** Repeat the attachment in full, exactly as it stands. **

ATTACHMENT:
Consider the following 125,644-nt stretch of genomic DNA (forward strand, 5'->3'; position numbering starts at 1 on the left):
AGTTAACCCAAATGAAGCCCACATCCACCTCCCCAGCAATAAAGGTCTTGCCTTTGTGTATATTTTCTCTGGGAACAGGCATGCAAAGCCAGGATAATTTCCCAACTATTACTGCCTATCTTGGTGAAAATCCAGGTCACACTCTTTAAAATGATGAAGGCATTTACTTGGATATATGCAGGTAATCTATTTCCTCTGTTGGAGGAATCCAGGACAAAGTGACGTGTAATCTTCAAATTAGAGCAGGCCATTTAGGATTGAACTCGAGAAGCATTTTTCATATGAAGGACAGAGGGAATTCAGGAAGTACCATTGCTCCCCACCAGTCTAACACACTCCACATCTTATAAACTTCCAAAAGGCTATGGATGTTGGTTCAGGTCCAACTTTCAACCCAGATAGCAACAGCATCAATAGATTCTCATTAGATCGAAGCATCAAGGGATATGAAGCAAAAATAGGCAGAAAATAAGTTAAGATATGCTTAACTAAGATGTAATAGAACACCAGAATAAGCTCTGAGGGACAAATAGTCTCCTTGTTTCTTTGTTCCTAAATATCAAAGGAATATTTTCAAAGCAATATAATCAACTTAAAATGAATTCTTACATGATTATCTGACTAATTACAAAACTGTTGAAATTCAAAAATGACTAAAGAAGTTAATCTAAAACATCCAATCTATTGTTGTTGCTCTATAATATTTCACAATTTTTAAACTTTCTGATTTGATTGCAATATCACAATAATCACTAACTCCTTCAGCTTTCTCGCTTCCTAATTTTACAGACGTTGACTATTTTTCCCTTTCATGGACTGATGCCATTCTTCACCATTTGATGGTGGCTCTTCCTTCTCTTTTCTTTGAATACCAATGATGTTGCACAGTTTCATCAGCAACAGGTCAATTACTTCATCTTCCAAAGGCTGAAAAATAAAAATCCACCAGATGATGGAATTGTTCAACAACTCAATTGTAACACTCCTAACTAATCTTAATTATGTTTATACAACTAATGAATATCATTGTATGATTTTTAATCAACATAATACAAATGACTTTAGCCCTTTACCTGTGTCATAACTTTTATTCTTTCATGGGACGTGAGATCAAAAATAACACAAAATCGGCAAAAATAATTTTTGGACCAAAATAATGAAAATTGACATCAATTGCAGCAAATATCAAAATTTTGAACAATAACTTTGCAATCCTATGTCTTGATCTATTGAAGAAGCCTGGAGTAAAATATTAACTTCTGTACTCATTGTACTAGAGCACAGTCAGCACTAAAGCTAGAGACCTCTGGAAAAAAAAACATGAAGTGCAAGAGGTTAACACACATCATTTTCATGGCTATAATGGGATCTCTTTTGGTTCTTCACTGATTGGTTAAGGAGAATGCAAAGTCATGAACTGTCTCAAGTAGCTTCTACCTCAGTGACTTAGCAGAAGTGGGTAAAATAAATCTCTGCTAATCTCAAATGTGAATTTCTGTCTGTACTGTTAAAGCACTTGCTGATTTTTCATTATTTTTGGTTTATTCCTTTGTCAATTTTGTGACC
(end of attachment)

Consider the following 125,644-nt stretch of genomic DNA (forward strand, 5'->3'; position numbering starts at 1 on the left):
AGTTAACCCAAATGAAGCCCACATCCACCTCCCCAGCAATAAAGGTCTTGCCTTTGTGTATATTTTCTCTGGGAACAGGCATGCAAAGCCAGGATAATTTCCCAACTATTACTGCCTATCTTGGTGAAAATCCAGGTCACACTCTTTAAAATGATGAAGGCATTTACTTGGATATATGCAGGTAATCTATTTCCTCTGTTGGAGGAATCCAGGACAAAGTGACGTGTAATCTTCAAATTAGAGCAGGCCATTTAGGATTGAACTCGAGAAGCATTTTTCATATGAAGGACAGAGGGAATTCAGGAAGTACCATTGCTCCCCACCAGTCTAACACACTCCACATCTTATAAACTTCCAAAAGGCTATGGATGTTGGTTCAGGTCCAACTTTCAACCCAGATAGCAACAGCATCAATAGATTCTCATTAGATCGAAGCATCAAGGGATATGAAGCAAAAATAGGCAGAAAATAAGTTAAGATATGCTTAACTAAGATGTAATAGAACACCAGAATAAGCTCTGAGGGACAAATAGTCTCCTTGTTTCTTTGTTCCTAAATATCAAAGGAATATTTTCAAAGCAATATAATCAACTTAAAATGAATTCTTACATGATTATCTGACTAATTACAAAACTGTTGAAATTCAAAAATGACTAAAGAAGTTAATCTAAAACATCCAATCTATTGTTGTTGCTCTATAATATTTCACAATTTTTAAACTTTCTGATTTGATTGCAATATCACAATAATCACTAACTCCTTCAGCTTTCTCGCTTCCTAATTTTACAGACGTTGACTATTTTTCCCTTTCATGGACTGATGCCATTCTTCACCATTTGATGGTGGCTCTTCCTTCTCTTTTCTTTGAATACCAATGATGTTGCACAGTTTCATCAGCAACAGGTCAATTACTTCATCTTCCAAAGGCTGAAAAATAAAAATCCACCAGATGATGGAATTGTTCAACAACTCAATTGTAACACTCCTAACTAATCTTAATTATGTTTATACAACTAATGAATATCATTGTATGATTTTTAATCAACATAATACAAATGACTTTAGCCCTTTACCTGTGTCATAACTTTTATTCTTTCATGGGACGTGAGATCAAAAATAACACAAAATCGGCAAAAATAATTTTTGGACCAAAATAATGAAAATTGACATCAATTGCAGCAAATATCAAAATTTTGAACAATAACTTTGCAATCCTATGTCTTGATCTATTGAAGAAGCCTGGAGTAAAATATTAACTTCTGTACTCATTGTACTAGAGCACAGTCAGCACTAAAGCTAGAGACCTCTGGAAAAAAAAACATGAAGTGCAAGAGGTTAACACACATCATTTTCATGGCTATAATGGGATCTCTTTTGGTTCTTCACTGATTGGTTAAGGAGAATGCAAAGTCATGAACTGTCTCAAGTAGCTTCTACCTCAGTGACTTAGCAGAAGTGGGTAAAATAAATCTCTGCTAATCTCAAATGTGAATTTCTGTCTGTACTGTTAAAGCACTTGCTGATTTTTCATTATTTTTGGTTTATTCCTTTGTCAATTTTGTGACC